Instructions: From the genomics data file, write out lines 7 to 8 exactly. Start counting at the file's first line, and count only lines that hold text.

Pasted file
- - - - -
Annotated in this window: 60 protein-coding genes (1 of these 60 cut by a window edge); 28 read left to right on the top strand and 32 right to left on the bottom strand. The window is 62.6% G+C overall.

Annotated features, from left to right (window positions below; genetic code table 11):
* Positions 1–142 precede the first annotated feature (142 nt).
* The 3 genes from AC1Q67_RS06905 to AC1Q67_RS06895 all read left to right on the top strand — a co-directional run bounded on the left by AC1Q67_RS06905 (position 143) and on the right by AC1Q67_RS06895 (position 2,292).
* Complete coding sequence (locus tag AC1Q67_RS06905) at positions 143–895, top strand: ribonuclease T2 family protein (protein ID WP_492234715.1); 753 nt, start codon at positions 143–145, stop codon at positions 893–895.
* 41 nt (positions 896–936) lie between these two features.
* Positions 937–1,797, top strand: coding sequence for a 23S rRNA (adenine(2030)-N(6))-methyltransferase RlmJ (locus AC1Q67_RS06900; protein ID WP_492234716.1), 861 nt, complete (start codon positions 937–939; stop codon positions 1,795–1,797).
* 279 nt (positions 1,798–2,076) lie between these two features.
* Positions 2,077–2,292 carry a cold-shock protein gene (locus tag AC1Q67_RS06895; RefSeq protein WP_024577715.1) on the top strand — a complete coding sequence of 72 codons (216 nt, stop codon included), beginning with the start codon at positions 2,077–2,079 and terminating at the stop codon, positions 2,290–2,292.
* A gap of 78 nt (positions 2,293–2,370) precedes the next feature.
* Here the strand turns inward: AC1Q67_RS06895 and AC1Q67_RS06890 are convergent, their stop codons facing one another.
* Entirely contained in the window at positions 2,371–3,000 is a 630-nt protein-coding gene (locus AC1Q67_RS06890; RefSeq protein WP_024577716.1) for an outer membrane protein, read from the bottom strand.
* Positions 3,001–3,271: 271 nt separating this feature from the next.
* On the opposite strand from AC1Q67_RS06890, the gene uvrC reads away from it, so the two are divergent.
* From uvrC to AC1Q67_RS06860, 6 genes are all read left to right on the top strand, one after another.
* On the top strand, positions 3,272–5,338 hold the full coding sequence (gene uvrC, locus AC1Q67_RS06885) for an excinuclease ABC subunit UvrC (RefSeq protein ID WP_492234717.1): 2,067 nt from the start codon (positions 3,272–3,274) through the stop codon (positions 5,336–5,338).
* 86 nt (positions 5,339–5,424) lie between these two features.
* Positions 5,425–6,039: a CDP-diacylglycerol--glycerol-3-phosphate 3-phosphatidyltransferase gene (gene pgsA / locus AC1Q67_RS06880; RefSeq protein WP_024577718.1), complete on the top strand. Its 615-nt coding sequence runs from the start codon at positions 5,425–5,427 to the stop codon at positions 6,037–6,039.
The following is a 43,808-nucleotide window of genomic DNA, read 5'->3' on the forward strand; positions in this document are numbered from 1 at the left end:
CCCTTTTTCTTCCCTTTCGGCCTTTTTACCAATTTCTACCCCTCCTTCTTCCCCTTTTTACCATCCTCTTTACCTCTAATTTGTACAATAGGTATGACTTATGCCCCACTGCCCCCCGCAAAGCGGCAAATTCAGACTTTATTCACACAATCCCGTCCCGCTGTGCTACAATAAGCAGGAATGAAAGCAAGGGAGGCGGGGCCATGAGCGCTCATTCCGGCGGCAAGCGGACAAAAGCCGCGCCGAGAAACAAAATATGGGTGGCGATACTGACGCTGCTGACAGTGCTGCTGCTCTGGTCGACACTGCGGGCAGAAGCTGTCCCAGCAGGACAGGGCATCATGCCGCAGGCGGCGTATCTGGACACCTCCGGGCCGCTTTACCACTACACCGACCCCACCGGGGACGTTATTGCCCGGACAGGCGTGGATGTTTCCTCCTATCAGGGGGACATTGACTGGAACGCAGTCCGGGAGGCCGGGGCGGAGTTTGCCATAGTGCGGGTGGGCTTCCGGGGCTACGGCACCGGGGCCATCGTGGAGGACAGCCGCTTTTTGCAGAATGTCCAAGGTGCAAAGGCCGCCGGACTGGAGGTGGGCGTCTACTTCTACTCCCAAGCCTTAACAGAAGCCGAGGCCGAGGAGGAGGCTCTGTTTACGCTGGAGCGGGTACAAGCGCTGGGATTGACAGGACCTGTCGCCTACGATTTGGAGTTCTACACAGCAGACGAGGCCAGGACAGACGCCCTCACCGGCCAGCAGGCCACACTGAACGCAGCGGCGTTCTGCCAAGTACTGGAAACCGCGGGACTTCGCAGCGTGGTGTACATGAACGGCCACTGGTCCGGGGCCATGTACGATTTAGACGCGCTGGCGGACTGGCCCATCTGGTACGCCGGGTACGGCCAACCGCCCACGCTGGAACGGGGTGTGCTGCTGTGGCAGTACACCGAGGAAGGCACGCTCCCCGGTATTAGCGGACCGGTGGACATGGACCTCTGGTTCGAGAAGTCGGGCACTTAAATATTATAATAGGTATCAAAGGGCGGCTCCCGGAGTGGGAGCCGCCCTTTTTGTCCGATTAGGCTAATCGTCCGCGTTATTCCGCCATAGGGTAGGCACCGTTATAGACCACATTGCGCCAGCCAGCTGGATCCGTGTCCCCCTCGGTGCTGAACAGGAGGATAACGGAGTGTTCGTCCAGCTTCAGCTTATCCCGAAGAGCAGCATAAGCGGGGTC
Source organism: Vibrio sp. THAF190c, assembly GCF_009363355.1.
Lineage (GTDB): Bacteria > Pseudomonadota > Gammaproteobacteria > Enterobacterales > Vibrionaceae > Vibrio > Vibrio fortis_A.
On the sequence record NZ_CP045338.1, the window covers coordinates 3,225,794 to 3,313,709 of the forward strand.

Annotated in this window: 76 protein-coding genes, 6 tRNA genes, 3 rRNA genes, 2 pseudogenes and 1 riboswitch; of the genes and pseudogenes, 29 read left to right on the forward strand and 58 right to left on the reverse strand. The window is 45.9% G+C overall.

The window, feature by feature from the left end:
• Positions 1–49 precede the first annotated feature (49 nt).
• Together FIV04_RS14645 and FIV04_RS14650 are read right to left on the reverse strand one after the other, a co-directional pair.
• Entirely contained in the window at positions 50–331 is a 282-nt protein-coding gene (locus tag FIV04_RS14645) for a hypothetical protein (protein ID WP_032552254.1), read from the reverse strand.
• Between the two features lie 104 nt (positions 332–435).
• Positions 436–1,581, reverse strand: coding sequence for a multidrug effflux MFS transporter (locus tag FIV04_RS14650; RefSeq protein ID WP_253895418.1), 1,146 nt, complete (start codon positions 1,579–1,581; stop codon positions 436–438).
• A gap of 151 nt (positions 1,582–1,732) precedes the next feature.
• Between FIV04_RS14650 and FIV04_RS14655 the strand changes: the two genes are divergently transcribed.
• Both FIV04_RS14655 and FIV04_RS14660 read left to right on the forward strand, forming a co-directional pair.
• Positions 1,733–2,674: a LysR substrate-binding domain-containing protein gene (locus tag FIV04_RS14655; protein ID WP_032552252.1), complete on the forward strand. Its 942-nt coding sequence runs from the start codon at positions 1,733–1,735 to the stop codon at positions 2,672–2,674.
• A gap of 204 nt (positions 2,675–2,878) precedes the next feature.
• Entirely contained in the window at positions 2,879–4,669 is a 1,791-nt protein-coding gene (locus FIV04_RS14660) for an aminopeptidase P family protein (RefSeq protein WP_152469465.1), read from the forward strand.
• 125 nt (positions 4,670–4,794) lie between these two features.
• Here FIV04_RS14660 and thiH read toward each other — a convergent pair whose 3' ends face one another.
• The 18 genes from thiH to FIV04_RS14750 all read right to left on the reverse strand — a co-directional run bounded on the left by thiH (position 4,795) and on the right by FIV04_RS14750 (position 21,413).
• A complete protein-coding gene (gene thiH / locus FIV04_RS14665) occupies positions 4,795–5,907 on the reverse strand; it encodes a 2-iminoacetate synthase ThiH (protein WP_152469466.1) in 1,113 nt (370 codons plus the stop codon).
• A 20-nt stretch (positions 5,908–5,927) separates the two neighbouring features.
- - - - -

* Positions 937–1,797, top strand: coding sequence for a 23S rRNA (adenine(2030)-N(6))-methyltransferase RlmJ (locus AC1Q67_RS06900; protein ID WP_492234716.1), 861 nt, complete (start codon positions 937–939; stop codon positions 1,795–1,797).
* 279 nt (positions 1,798–2,076) lie between these two features.